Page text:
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Discussion Starter #1 (Edited)
This youtube video is actually worth watching for the Elise crowd - especially if you have fought wiped intake cams.
It's a 2zz installed in a MR2 spyder, he has the start of a wiped intake cam. Long story short - he rigs up the oil spray normally located in the valve cover (and adds a second one) without the valve cover in place and starts the engine! Pretty crazy - but it works and you can see the oil sprays placing oil directly on the large cam lobes. Fast forward to 6:10 in the video to see the rig and start up.

 

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I'm curious to see how the long the tubing last before vibration breaks it.

Good idea. We would run oil sprinklers built in to the valve covers on our Chevy racing engines to cool the valve springs.

Later,
Eldon
 

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I still believe it's oil temp related. Otherwise, cam wiping would occur on Toyotas and it really doesn't.

PS: Saw similar video 14 or so yrs ago....
 

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It does happen in Toyotas, I mean this video is in a Toyota

Majority of Toyotas would be autos and rarely see high RPM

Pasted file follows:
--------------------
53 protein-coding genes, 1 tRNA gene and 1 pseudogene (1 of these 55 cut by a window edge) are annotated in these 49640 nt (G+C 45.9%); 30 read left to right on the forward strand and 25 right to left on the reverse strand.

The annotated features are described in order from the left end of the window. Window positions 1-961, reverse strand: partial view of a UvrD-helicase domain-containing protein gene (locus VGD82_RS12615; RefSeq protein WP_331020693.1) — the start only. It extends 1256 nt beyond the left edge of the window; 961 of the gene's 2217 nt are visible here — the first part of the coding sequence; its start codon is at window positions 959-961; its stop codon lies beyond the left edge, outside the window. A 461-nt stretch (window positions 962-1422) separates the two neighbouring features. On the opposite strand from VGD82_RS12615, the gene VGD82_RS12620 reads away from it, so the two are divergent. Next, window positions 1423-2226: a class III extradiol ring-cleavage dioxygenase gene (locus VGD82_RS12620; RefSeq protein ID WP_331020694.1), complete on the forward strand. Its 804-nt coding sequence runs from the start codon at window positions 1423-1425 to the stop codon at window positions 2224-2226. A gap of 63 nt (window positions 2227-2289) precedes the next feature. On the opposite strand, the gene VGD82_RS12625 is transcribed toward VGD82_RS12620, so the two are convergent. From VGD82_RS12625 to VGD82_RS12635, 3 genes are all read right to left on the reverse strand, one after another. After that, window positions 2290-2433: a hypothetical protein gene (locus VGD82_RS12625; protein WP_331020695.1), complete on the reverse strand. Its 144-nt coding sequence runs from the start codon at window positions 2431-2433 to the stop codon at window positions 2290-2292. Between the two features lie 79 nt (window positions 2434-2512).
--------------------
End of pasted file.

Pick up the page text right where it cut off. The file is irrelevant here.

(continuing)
Majority of cam wear is undetected

I'm not saying it isn't cold oil, but this isn't proof one way or thuther
 

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Discussion Starter #6
Absolutely correct. It does happen in Toyotas that are driven like a lotus. I bought a celica gts automatic just to part it out for fun and to keep the 2zz. I drove it for a little while and it’s almost impossible to hit the big cam in an automatic the way it’s geared. 192,000 miles and the cams were perfect.

Omari’s.to
It does happen in Toyotas, I mean this video is in a Toyota

Majority of Toyotas would be autos and rarely see high RPM

Majority of cam wear is undetected

I'm not saying it isn't cold oil, but this isn't proof one way or thuther
 

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It does happen in Toyotas, I mean this video is in a Toyota

Majority of Toyotas would be autos and rarely see high RPM

Majority of cam wear is undetected

I'm not saying it isn't cold oil, but this isn't proof one way or thuther
Well, we don't know if the owner got to cam switchover while his oil was too cold (or any other factors, like type or age of oil).

But, 12-13 yrs ago, when I asked my Toyota friend to look into this among their cars, it was very, very rare.

Given the perhaps significant cam wipe numbers here, I will continue to believe it's an oil temp issue.
 
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